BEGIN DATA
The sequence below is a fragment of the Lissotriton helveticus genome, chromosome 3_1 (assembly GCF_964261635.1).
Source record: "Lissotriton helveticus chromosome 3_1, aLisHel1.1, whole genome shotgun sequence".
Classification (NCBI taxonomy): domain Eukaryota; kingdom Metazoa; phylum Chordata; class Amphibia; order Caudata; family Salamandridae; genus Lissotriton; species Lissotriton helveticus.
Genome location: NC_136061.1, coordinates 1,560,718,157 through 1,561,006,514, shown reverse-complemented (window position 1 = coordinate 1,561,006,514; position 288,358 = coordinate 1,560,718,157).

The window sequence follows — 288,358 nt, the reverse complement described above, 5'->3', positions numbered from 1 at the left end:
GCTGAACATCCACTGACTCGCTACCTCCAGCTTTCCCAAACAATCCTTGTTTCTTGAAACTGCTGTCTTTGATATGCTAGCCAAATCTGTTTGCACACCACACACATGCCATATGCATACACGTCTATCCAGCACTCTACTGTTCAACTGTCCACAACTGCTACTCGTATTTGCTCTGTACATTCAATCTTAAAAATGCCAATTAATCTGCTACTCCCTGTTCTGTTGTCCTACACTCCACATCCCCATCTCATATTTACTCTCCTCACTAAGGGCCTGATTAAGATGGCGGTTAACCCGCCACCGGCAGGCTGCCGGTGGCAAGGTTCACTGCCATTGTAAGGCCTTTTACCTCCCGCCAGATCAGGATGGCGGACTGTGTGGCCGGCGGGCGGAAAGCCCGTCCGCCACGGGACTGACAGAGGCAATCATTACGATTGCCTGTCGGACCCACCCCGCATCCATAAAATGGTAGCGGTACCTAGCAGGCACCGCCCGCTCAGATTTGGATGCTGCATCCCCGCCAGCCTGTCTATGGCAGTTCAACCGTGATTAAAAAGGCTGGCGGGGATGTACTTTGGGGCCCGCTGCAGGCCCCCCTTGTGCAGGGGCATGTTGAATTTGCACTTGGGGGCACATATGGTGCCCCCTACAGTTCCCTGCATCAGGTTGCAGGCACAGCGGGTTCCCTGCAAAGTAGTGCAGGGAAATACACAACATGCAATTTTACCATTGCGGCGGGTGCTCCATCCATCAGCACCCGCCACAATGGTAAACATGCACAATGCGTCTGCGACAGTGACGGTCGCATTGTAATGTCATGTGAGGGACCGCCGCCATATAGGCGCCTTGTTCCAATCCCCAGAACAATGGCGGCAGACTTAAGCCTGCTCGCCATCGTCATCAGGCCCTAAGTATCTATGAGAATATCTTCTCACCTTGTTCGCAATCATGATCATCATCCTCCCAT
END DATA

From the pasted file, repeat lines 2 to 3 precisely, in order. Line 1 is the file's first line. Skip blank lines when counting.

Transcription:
Source record: "Lissotriton helveticus chromosome 3_1, aLisHel1.1, whole genome shotgun sequence".
Classification (NCBI taxonomy): domain Eukaryota; kingdom Metazoa; phylum Chordata; class Amphibia; order Caudata; family Salamandridae; genus Lissotriton; species Lissotriton helveticus.